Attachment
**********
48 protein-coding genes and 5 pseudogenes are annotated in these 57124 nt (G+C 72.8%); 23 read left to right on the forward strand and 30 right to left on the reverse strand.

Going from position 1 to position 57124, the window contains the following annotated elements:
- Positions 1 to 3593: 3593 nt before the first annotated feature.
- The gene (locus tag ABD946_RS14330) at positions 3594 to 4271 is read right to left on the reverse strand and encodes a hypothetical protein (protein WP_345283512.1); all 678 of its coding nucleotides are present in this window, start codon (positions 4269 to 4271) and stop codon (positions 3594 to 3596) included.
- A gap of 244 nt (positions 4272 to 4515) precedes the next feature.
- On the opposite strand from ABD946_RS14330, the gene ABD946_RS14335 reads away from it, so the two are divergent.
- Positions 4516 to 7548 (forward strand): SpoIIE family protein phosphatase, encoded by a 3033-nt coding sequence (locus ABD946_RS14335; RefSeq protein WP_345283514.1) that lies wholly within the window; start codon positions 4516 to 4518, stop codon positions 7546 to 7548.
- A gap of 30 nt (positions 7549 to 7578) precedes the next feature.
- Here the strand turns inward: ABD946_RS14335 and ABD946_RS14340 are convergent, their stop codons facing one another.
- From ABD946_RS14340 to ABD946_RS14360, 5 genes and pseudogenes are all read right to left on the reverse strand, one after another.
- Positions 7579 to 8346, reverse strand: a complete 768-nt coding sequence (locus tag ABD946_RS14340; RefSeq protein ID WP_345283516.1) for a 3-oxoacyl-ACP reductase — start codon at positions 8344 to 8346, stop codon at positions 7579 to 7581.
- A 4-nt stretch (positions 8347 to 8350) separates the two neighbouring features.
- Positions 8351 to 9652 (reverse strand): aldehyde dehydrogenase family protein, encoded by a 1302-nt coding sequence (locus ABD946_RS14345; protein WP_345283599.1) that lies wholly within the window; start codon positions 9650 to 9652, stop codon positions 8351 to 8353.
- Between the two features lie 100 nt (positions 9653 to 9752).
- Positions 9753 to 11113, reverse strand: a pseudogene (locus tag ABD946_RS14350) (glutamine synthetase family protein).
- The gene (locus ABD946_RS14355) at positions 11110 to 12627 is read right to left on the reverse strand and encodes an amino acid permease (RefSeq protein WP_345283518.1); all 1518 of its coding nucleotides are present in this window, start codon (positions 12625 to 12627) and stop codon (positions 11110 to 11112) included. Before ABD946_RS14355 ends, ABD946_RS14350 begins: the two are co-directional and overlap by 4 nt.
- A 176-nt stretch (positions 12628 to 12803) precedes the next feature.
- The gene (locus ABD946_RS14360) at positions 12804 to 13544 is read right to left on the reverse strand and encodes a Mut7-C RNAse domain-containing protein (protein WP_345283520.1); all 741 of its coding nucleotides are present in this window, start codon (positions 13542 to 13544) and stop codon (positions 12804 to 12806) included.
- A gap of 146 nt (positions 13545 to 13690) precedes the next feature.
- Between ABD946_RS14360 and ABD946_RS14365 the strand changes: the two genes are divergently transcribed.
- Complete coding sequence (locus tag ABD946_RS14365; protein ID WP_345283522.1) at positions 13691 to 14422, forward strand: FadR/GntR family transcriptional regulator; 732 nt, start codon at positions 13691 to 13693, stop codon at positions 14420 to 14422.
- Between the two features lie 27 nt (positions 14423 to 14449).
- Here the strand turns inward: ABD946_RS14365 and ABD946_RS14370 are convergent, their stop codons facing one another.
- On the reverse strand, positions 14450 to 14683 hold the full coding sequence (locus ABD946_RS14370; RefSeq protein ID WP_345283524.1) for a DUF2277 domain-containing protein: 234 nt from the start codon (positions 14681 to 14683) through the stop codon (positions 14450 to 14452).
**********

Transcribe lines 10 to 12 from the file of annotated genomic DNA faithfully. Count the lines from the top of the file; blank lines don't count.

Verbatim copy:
- From ABD946_RS14340 to ABD946_RS14360, 5 genes and pseudogenes are all read right to left on the reverse strand, one after another.
- Positions 7579 to 8346, reverse strand: a complete 768-nt coding sequence (locus tag ABD946_RS14340; RefSeq protein ID WP_345283516.1) for a 3-oxoacyl-ACP reductase — start codon at positions 8344 to 8346, stop codon at positions 7579 to 7581.
- A 4-nt stretch (positions 8347 to 8350) separates the two neighbouring features.